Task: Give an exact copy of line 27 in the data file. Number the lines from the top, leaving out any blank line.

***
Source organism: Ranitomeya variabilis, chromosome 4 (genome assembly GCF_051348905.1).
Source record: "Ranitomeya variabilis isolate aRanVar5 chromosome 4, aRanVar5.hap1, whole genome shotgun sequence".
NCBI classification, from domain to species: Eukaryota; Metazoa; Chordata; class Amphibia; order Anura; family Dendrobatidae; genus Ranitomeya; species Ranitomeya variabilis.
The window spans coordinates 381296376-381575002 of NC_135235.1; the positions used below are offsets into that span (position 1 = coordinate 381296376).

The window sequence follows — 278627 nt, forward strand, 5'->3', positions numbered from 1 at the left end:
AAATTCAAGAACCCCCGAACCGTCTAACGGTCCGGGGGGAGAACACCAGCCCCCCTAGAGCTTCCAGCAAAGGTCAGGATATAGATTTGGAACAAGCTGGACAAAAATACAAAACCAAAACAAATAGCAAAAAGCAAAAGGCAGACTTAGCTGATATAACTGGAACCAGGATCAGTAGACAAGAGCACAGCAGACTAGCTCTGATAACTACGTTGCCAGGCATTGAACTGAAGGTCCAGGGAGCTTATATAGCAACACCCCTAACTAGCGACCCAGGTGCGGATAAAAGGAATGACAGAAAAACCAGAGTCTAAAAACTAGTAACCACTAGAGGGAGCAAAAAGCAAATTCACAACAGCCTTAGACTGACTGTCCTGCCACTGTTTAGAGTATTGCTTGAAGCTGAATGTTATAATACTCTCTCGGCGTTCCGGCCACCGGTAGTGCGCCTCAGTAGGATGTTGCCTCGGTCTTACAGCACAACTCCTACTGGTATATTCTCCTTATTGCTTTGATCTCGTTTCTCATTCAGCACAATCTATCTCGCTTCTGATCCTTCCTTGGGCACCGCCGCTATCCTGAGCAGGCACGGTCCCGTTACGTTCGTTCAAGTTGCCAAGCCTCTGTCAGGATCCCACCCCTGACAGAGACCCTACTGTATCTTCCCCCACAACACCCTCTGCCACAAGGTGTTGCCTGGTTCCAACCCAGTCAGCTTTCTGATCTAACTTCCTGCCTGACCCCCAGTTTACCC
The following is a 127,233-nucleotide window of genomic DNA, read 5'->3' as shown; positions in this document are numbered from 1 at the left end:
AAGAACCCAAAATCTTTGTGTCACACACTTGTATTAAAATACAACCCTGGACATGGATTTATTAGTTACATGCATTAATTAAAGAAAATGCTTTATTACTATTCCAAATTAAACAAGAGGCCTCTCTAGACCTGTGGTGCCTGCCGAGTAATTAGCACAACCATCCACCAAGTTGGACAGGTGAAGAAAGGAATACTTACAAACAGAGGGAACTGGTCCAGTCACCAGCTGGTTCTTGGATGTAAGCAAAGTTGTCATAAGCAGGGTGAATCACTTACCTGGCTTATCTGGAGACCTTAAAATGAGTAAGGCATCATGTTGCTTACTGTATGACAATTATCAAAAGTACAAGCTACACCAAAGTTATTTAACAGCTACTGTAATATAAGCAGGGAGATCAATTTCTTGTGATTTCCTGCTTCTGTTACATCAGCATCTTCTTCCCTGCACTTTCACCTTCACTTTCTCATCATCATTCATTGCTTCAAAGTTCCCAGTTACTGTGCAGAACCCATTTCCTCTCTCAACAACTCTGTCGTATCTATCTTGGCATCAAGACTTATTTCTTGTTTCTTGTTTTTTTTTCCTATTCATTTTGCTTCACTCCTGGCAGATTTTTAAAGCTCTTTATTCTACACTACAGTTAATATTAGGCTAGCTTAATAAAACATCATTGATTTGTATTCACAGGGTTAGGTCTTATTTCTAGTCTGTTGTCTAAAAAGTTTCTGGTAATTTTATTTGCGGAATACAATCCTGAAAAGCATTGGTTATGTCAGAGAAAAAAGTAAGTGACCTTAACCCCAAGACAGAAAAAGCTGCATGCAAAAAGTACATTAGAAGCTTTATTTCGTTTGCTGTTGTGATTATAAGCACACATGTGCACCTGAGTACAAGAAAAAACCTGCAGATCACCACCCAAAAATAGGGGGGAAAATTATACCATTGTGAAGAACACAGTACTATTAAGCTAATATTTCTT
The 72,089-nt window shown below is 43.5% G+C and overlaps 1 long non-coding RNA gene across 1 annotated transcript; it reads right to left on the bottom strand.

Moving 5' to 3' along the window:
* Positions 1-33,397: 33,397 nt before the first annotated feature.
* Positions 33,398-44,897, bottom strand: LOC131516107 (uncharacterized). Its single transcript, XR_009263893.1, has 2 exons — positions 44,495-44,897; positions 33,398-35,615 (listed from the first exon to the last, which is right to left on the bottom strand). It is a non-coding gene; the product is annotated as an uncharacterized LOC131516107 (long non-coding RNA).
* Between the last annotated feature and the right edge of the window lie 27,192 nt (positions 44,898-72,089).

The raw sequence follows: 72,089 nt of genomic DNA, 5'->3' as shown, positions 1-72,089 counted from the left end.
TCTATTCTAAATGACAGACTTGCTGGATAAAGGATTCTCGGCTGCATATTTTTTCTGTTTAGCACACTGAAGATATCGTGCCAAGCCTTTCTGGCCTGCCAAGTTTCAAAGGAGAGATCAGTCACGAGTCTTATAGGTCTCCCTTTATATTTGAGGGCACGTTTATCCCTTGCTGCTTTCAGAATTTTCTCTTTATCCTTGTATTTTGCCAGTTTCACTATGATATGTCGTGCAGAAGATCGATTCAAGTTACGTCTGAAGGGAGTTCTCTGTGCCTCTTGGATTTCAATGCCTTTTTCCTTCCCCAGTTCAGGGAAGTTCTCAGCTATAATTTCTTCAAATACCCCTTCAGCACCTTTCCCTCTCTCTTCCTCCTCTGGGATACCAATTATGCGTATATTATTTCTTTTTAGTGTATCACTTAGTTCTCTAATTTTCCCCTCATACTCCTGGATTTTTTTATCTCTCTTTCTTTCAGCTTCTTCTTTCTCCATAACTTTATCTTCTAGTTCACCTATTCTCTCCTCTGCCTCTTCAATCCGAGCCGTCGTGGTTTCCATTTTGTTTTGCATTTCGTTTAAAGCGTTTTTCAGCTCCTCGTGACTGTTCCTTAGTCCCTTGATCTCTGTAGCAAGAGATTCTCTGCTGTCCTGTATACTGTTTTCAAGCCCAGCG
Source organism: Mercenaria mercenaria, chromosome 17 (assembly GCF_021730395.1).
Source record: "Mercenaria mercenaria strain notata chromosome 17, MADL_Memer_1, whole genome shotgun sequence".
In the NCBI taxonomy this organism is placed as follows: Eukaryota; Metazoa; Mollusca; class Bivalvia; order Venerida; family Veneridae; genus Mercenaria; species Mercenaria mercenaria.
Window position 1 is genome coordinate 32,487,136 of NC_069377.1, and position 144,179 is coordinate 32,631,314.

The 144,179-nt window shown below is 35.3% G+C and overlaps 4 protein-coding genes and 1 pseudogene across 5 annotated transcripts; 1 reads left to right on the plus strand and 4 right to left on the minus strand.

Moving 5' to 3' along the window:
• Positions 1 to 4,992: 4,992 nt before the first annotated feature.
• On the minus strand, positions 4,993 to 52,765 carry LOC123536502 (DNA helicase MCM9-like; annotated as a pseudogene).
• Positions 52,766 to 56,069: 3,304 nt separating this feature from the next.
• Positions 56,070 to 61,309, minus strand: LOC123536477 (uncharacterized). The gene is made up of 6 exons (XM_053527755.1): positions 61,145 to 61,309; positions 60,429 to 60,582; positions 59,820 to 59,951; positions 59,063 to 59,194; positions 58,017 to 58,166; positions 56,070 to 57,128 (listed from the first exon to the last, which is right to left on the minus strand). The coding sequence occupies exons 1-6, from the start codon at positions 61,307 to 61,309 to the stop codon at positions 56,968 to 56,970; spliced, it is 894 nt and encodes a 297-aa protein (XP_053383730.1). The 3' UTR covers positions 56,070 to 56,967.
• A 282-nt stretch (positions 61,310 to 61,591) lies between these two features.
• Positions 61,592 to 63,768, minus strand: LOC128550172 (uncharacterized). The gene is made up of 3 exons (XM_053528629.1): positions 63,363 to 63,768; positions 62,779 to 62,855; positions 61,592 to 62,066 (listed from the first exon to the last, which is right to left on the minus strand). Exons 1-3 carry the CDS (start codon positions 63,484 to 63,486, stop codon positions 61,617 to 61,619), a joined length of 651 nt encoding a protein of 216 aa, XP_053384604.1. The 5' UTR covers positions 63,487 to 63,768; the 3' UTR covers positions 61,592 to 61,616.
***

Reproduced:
• Positions 61,592 to 63,768, minus strand: LOC128550172 (uncharacterized). The gene is made up of 3 exons (XM_053528629.1): positions 63,363 to 63,768; positions 62,779 to 62,855; positions 61,592 to 62,066 (listed from the first exon to the last, which is right to left on the minus strand). Exons 1-3 carry the CDS (start codon positions 63,484 to 63,486, stop codon positions 61,617 to 61,619), a joined length of 651 nt encoding a protein of 216 aa, XP_053384604.1. The 5' UTR covers positions 63,487 to 63,768; the 3' UTR covers positions 61,592 to 61,616.